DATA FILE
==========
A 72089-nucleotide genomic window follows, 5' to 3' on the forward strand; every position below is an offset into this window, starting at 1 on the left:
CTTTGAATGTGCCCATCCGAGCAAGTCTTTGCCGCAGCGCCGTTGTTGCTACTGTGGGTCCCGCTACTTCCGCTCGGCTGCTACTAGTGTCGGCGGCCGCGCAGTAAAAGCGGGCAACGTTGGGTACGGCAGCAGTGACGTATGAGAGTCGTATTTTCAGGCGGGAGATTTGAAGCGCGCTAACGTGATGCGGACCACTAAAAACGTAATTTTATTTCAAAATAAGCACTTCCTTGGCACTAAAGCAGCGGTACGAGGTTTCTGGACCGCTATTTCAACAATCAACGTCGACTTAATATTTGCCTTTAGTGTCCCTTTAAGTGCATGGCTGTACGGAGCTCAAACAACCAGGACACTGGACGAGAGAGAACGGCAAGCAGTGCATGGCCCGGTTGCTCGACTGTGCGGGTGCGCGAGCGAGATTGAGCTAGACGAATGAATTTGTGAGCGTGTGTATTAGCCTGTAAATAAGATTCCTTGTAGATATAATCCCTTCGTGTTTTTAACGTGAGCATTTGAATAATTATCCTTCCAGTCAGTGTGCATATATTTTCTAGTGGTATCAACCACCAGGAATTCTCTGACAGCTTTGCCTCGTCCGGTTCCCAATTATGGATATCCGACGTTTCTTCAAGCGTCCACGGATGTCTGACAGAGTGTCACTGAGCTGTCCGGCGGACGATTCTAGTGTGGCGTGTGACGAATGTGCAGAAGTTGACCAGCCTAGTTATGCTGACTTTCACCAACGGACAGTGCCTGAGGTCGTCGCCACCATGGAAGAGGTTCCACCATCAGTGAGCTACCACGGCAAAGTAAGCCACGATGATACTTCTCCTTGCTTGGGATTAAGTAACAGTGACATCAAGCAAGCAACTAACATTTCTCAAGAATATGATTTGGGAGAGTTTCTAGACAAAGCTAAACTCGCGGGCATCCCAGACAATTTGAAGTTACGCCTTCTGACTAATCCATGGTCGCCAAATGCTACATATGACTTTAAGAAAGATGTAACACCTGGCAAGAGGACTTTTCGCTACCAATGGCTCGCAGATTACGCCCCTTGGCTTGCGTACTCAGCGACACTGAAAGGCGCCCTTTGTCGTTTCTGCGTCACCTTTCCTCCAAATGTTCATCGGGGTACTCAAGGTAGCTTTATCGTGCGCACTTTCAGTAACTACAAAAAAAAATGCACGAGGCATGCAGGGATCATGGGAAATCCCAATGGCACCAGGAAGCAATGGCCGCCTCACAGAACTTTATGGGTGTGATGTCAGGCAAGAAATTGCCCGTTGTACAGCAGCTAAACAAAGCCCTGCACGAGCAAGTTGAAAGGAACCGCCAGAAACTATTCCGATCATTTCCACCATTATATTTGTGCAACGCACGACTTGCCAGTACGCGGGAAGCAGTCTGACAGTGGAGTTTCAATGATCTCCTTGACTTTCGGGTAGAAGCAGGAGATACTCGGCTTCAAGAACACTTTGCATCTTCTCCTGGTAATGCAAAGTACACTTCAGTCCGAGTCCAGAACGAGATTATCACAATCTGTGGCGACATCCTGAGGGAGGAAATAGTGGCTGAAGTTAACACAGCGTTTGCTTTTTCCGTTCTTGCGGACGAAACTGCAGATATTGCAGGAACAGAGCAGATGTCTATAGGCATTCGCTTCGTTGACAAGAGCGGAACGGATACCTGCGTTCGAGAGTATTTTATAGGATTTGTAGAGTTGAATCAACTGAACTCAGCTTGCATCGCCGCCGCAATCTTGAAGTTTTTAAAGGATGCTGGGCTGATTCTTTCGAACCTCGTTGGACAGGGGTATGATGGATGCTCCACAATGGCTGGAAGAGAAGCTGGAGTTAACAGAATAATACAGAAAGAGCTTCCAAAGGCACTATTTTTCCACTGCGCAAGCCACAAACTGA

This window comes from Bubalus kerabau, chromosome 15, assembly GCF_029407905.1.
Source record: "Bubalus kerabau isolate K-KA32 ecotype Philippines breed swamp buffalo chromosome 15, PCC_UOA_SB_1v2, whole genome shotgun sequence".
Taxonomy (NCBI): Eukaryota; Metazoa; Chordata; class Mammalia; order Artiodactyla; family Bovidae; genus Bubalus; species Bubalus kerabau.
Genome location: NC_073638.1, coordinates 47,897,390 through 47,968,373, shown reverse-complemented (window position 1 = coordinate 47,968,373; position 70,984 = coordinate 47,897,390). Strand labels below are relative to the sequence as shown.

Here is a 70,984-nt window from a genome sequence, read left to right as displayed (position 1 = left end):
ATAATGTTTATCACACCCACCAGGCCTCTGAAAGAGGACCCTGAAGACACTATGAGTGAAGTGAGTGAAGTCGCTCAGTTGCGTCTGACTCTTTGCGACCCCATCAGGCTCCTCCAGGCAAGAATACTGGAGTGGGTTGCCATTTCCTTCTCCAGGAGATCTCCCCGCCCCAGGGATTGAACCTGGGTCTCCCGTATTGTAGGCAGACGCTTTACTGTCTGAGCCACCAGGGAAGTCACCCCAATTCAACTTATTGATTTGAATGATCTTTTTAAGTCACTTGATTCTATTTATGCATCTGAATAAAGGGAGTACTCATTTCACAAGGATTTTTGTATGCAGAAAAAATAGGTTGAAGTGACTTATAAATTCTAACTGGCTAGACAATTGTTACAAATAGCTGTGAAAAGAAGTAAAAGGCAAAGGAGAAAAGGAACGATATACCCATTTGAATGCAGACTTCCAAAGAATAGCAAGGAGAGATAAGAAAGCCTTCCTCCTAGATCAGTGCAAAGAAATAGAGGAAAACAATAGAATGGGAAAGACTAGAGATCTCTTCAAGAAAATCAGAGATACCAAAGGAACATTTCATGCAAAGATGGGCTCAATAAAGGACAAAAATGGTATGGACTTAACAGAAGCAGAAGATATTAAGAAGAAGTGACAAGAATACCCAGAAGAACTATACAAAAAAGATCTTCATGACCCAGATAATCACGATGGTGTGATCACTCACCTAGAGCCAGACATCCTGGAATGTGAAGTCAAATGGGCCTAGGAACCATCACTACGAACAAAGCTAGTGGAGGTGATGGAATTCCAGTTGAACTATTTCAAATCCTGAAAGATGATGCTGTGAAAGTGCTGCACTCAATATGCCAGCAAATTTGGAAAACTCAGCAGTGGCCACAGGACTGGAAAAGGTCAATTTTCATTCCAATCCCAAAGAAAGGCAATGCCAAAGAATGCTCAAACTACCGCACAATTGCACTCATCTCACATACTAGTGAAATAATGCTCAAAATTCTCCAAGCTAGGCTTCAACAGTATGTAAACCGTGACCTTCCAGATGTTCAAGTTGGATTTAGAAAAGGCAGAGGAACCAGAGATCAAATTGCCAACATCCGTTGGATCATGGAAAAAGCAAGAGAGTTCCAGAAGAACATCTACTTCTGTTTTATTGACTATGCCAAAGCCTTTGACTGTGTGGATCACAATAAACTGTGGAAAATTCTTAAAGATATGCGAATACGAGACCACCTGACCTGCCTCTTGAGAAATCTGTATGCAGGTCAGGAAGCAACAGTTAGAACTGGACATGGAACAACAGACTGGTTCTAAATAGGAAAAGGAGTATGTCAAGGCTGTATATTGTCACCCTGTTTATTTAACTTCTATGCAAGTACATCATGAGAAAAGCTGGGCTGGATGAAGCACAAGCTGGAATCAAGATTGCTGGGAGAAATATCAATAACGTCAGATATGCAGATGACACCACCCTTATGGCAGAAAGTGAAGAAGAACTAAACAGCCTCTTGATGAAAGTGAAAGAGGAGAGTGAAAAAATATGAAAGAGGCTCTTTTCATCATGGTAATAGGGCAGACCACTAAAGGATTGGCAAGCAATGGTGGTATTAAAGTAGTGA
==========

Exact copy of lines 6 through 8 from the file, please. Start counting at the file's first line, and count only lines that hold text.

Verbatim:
Genome location: NC_073638.1, coordinates 47,897,390 through 47,968,373, shown reverse-complemented (window position 1 = coordinate 47,968,373; position 70,984 = coordinate 47,897,390). Strand labels below are relative to the sequence as shown.

Here is a 70,984-nt window from a genome sequence, read left to right as displayed (position 1 = left end):
ATAATGTTTATCACACCCACCAGGCCTCTGAAAGAGGACCCTGAAGACACTATGAGTGAAGTGAGTGAAGTCGCTCAGTTGCGTCTGACTCTTTGCGACCCCATCAGGCTCCTCCAGGCAAGAATACTGGAGTGGGTTGCCATTTCCTTCTCCAGGAGATCTCCCCGCCCCAGGGATTGAACCTGGGTCTCCCGTATTGTAGGCAGACGCTTTACTGTCTGAGCCACCAGGGAAGTCACCCCAATTCAACTTATTGATTTGAATGATCTTTTTAAGTCACTTGATTCTATTTATGCATCTGAATAAAGGGAGTACTCATTTCACAAGGATTTTTGTATGCAGAAAAAATAGGTTGAAGTGACTTATAAATTCTAACTGGCTAGACAATTGTTACAAATAGCTGTGAAAAGAAGTAAAAGGCAAAGGAGAAAAGGAACGATATACCCATTTGAATGCAGACTTCCAAAGAATAGCAAGGAGAGATAAGAAAGCCTTCCTCCTAGATCAGTGCAAAGAAATAGAGGAAAACAATAGAATGGGAAAGACTAGAGATCTCTTCAAGAAAATCAGAGATACCAAAGGAACATTTCATGCAAAGATGGGCTCAATAAAGGACAAAAATGGTATGGACTTAACAGAAGCAGAAGATATTAAGAAGAAGTGACAAGAATACCCAGAAGAACTATACAAAAAAGATCTTCATGACCCAGATAATCACGATGGTGTGATCACTCACCTAGAGCCAGACATCCTGGAATGTGAAGTCAAATGGGCCTAGGAACCATCACTACGAACAAAGCTAGTGGAGGTGATGGAATTCCAGTTGAACTATTTCAAATCCTGAAAGATGATGCTGTGAAAGTGCTGCACTCAATATGCCAGCAAATTTGGAAAACTCAGCAGTGGCCACAGGACTGGAAAAGGTCAATTTTCATTCCAATCCCAAAGAAAGGCAATGCCAAAGAATGCTCAAACTACCGCACAATTGCACTCATCTCACATACTAGTGAAATAATGCTCAAAATTCTCCAAGCTAGGCTTCAACAGTATGTAAACCGTGACCTTCCAGATGTTCAAGTTGGATTTAGAAAAGGCAGAGGAACCAGAGATCAAATTGCCAACATCCGTTGGATCATGGAAAAAGCAAGAGAGTTCCAGAAGAACATCTACTTCTGTTTTATTGACTATGCCAAAGCCTTTGACTGTGTGGATCACAATAAACTGTGGAAAATTCTTAAAGATATGCGAATACGAGACCACCTGACCTGCCTCTTGAGAAATCTGTATGCAGGTCAGGAAGCAACAGTTAGAACTGGACATGGAACAACAGACTGGTTCTAAATAGGAAAAGGAGTATGTCAAGGCTGTATATTGTCACCCTGTTTATTTAACTTCTATGCAAGTACATCATGAGAAAAGCTGGGCTGGATGAAGCACAAGCTGGAATCAAGATTGCTGGGAGAAATATCAATAACGTCAGATATGCAGATGACACCACCCTTATGGCAGAAAGTGAAGAAGAACTAAACAGCCTCTTGATGAAAGTGAAAGAGGAGAGTGAAAAAATATGAAAGAGGCTCTTTTCATCATGGTAATAGGGCAGACCACTAAAGGATTGGCAAGCAATGGTGGTATTAAAGTAGTGA